Germany fears the final cut in the supply of the Nord Stream gas pipeline

Germany fears the final cut in the supply of the Nord Stream gas pipeline

The German Minister of Economy and Energy, Robert Habeck, said on Monday that he feared the definitive cut in the supply of the Nord Stream 1 gas pipeline after the immobilization of his two sons to carry out repairs. “He is hard to say if it will reconnect after its maintenance“, he underlined from Prague.

Nord Stream AG has announced that it will cease from this Monday until July 21 the two lines that transport Russian gas to Germany to carry out “planned prophylactic work”.

Nord Stream 1 transports Russian gas to Germany through two wires that pass under the Baltic Sea. Nord Stream 2 was supposed to be completed but remains frozen by the German government due to the Russian invasion of Ukraine. Russia, since the start of the conflict, has cut off the supply of Russian gas to several European countries for refusing to pay the gas price in rubles.

Berlin rules out raising emergency level

The German government has excluded from raising the level of urgency for the moment awaiting the restoration of the flow of Russian gas once the pipeline maintenance work was completed and ensured that the supply is currently guaranteed.

“At the moment, there is no question of declaring the upper level and we cannot speculate on what will happen after the 21st,” said Deputy Economics Spokeswoman Susanne Ungrad, who indicated that once the maintenance work is completed, the gas”It should be flowing steadily again, regardless of the magnitude.”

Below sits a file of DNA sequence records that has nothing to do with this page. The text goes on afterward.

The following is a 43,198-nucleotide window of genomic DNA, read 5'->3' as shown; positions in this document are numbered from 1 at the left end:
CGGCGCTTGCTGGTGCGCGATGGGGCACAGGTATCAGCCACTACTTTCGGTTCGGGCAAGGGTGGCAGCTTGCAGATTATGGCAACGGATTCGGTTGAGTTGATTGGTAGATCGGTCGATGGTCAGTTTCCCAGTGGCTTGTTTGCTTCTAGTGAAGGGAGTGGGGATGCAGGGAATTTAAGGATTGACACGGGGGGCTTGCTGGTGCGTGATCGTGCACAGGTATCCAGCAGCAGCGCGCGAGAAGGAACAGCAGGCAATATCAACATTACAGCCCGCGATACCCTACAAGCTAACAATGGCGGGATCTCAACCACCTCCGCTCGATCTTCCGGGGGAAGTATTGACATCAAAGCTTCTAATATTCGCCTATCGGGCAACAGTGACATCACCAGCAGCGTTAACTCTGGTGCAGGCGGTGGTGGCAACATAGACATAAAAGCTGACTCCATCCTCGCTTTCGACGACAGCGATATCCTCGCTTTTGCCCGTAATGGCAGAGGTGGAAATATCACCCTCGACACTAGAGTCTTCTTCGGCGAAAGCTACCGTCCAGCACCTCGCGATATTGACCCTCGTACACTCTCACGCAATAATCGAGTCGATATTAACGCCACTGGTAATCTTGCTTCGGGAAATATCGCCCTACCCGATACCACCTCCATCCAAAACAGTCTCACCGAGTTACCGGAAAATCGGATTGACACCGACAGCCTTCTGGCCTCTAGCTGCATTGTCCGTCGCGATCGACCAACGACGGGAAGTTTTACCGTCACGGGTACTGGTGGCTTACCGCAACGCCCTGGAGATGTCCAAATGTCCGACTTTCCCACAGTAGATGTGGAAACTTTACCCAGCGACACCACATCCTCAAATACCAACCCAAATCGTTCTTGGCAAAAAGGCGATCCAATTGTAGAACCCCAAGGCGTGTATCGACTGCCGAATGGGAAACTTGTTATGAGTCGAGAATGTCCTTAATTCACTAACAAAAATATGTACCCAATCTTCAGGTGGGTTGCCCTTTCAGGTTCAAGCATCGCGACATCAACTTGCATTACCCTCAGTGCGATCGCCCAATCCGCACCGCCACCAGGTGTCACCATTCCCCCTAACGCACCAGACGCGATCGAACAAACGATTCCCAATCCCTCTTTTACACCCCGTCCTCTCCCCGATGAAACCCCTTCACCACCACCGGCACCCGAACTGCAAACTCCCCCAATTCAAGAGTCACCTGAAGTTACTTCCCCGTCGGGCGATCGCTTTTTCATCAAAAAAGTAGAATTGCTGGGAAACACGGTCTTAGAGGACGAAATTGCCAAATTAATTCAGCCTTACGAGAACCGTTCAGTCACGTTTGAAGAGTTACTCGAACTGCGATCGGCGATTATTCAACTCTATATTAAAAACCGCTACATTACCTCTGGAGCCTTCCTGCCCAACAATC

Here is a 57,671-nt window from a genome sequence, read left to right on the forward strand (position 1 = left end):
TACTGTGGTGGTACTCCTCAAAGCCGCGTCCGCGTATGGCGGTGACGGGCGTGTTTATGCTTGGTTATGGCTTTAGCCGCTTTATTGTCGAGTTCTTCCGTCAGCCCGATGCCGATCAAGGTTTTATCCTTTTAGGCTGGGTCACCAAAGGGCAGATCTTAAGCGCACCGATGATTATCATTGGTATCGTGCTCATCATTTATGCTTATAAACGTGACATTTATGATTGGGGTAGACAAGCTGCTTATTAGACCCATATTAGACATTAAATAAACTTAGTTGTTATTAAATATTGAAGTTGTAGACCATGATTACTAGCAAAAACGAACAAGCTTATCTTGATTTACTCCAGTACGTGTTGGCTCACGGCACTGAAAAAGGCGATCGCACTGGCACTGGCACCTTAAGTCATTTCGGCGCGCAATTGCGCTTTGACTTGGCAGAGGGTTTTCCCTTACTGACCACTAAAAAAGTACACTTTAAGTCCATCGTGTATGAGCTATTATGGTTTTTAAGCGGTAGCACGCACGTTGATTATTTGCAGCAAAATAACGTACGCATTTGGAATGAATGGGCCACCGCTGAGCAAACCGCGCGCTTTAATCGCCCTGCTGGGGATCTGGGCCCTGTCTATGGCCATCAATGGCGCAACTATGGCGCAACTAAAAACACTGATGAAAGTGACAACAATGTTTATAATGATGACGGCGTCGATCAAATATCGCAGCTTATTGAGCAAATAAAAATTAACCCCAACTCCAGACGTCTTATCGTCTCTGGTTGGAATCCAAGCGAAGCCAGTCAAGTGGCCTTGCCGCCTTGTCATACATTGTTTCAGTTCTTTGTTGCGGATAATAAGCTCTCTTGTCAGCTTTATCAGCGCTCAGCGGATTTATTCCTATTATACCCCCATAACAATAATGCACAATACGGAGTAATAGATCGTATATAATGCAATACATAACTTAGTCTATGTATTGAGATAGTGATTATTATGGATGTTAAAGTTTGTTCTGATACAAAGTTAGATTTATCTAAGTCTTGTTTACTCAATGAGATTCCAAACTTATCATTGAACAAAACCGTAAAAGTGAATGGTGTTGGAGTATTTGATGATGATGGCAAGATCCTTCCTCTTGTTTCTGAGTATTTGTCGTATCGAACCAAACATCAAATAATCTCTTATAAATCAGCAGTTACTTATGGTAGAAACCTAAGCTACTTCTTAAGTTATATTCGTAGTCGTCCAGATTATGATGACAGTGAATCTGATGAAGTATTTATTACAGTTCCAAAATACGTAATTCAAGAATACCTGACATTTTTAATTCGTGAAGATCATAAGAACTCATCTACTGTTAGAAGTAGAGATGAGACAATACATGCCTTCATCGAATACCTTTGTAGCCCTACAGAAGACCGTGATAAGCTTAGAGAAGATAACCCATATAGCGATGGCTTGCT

“Naturally the situation is tense, very serious. We literally watch it every day.”

Russia announced last June two consecutive reductions in gas supplies via the Nord Stream, a first of 40% then another of 33%, which the Russian gas giant Gazprom justified by problems with the technical reviews of the turbines of the German company Siemens which are used in pumping stations.

Canada agrees to send a turbine to Germany

The Canadian government has agreed to send to Germany a turbine that was under repair so as not to have to deliver it directly to Gazprom and thus not violate the sanctions imposed on Moscow for its invasion of Ukraine.

German deputy government spokeswoman Christiane Hoffmann said Berlin has eliminated the argument that Russia would reduce the flow of gas via Nord Stream 1 by agreeing with Canada to supply this turbine, which will now come to Russia.

For his part, US State Department spokesman Ned Price said that Washington supports Canada’s decisiona measure that “will in the short term allow Germany and other European countries to replenish their gas reserves, increasing their energy security and resilience”.

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